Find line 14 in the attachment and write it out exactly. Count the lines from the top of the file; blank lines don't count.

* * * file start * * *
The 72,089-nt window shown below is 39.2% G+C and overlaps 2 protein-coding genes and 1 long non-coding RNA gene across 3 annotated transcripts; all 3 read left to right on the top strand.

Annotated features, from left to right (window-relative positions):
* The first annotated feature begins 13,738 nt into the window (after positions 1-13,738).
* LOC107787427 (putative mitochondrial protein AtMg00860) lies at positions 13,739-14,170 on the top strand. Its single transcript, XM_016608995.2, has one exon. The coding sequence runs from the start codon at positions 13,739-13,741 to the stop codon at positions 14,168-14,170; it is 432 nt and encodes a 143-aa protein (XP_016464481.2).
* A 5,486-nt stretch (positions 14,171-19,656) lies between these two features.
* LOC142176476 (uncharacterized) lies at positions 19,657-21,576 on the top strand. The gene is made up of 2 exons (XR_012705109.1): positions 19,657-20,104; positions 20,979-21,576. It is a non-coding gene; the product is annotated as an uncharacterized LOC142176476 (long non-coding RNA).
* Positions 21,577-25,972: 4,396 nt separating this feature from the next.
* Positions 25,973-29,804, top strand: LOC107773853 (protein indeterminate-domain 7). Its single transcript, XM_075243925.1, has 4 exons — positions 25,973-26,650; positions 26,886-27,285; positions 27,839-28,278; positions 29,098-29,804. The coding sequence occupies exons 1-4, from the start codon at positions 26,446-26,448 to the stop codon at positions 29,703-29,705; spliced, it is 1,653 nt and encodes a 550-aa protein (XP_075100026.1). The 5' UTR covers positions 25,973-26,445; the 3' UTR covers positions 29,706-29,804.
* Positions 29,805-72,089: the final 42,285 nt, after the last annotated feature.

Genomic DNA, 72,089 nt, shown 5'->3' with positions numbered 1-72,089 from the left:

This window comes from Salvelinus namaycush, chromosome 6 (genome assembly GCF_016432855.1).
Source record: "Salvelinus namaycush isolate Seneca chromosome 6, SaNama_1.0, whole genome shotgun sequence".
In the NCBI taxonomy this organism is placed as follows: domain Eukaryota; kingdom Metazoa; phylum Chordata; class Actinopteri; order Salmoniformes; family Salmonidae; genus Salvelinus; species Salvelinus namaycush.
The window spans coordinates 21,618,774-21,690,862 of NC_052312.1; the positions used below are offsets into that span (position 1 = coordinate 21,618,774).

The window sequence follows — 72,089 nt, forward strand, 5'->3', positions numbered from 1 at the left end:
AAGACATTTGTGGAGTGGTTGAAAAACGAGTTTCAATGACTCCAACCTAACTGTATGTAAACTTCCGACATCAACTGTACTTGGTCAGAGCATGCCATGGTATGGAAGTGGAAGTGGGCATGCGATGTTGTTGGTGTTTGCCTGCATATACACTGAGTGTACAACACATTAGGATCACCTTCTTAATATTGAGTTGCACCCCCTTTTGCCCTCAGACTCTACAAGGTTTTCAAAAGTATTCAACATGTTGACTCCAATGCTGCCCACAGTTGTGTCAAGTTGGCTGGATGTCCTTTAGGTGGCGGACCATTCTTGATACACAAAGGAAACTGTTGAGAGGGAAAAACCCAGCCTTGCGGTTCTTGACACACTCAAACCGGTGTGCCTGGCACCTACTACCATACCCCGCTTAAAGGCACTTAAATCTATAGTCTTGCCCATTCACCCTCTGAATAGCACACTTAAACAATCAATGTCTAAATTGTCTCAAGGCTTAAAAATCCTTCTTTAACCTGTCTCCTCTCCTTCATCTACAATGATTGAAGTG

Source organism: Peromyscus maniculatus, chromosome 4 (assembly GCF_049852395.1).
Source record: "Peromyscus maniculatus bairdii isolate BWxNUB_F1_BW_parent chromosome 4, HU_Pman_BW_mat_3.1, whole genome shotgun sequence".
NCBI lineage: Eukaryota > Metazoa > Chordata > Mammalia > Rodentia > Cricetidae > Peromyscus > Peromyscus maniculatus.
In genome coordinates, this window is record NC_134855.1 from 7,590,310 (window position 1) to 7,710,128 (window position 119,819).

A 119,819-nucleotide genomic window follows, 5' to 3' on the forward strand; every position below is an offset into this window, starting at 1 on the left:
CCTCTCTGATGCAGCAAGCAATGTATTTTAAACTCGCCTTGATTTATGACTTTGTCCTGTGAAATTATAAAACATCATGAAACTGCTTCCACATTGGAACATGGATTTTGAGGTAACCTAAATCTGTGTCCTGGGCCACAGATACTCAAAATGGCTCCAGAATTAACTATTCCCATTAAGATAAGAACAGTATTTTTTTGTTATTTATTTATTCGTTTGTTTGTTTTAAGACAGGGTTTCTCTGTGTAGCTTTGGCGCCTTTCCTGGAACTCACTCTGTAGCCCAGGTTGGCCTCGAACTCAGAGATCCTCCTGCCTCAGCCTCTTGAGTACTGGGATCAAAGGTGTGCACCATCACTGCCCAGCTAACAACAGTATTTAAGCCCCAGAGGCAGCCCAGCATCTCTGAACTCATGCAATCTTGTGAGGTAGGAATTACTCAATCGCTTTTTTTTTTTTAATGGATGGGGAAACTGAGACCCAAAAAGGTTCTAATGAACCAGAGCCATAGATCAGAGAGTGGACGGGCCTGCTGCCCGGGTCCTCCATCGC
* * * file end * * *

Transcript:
The window spans coordinates 21,618,774-21,690,862 of NC_052312.1; the positions used below are offsets into that span (position 1 = coordinate 21,618,774).